2012 was my fifth year as a flower grower. There was a lot riding on this year. I had to make a profit or I was going to quit. I intended to throw everything I had at it this year. I was very cautious about my purchases, partly because I wanted to make a profit, partly because they might be rendered useless and a waste of money if I did decide to quit.

There is this sort of loose flower farming model that says for every acre that you grow you can profit $10-20 000 per year. You will also need about one worker (including yourself) per acre. From all of the people who I have heard this from, their main sales outlets are florists and farmer’s markets. Well I decided that with a half an acre and no employees the best I could do with this model was $10 000  per year. Not even close to enough so I decided to really pursue the retail end as much as possible. I really marketed the weddings and I started a bouquet CSA. I also intended to sell to a few florists with whom I had developed good relationships and I was going to sell those grocery store bouquets again. My thought was plant whatever I want for the weddings in large numbers and what I could not use from week to week would go to one of these other outlets.

Spring came very early that year and I had tulip bunches and lilacs in April, just in time for the the last two weeks of the winter farmer’s market. It was a good thing to get an early jump on sales. I had booked a good number of weddings and they kept coming in. I had a good handful of people buy the CSA, all farmer’s market pick-ups that year to make it easy on me. And one big decision that I made was to sell as many flowers as I possibly could even if I had to buy them from other growers. I really needed to see the sales potential before I could justify ramping up. I wound up buying flowers almost every week for weddings and to fill out my grocery store bouquets. It made the profits very low on those grocery store orders but I really wanted to see how much they could sell. It turns out quite a bit, now if I only had more room to grow….

I decided to squeeze those beds as close together as possible. I went from about 35 total beds to 42. Some already had perennials in them but seven more beds was a lot for me. The only problem was that we couldn’t get a push mower down them to mow so we had to string trim which made a mess on the flowers. But I had lots of room to plant. And plant I did.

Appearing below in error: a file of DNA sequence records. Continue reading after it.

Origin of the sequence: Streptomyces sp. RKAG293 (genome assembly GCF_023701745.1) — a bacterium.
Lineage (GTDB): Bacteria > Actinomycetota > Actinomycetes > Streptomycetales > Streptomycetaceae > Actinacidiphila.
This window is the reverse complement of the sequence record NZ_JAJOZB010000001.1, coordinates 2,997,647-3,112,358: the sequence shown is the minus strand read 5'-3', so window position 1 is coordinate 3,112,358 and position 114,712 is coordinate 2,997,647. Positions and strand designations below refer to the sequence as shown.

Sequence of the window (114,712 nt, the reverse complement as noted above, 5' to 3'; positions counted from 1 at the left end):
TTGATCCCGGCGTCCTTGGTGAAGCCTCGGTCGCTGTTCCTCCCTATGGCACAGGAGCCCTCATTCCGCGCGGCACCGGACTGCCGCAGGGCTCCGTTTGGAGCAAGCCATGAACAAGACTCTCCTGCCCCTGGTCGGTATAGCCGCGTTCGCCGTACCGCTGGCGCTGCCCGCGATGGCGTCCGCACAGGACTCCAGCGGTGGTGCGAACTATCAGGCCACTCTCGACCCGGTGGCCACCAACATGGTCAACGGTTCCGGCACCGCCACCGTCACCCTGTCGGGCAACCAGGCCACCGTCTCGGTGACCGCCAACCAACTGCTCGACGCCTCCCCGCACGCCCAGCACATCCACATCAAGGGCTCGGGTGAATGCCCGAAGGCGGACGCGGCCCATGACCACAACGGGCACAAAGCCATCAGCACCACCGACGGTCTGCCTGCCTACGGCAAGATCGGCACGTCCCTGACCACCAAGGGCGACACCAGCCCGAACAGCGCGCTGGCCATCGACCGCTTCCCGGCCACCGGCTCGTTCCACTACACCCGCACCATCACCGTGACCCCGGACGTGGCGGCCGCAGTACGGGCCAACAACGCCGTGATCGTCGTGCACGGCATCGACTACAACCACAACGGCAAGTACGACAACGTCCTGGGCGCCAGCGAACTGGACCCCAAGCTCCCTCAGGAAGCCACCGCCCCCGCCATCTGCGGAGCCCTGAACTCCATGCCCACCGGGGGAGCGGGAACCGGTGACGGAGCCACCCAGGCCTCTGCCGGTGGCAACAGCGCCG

In that year it basically stopped raining around mid May and really did not start again until October. Gramps said it was the worst drought  he could remember since the dust bowl. I had his well running day and night to keep stuff alive. It was not going to thrive but it was going to live. Some stuff didn’t, some stuff never got planted because the ground was too hard and dry. There were days I had to choose between watering plants and watering bare ground just so that I could till it and plant. I became acutely aware of how fragile life can be when you are relying on the weather. If I was going to buy a farm I absolutely was going to need an agricultural well. The cost of this alleged farm was really starting to become unforgiving.

Despite the relentless drought and the fact that I had to buy flowers on a weekly basis, I was able to make a modest profit that year. I had decided that with such a small amount of land I really had to focus on weddings as much as possible. I was cautiously optimistic that this would work. I went back to revisit my business plan and decided that it was now or never, time to buy a farm and expand. I revised my business plan and filled out most of that ridiculous FSA loan paperwork. And I was looking at farms, lots of them.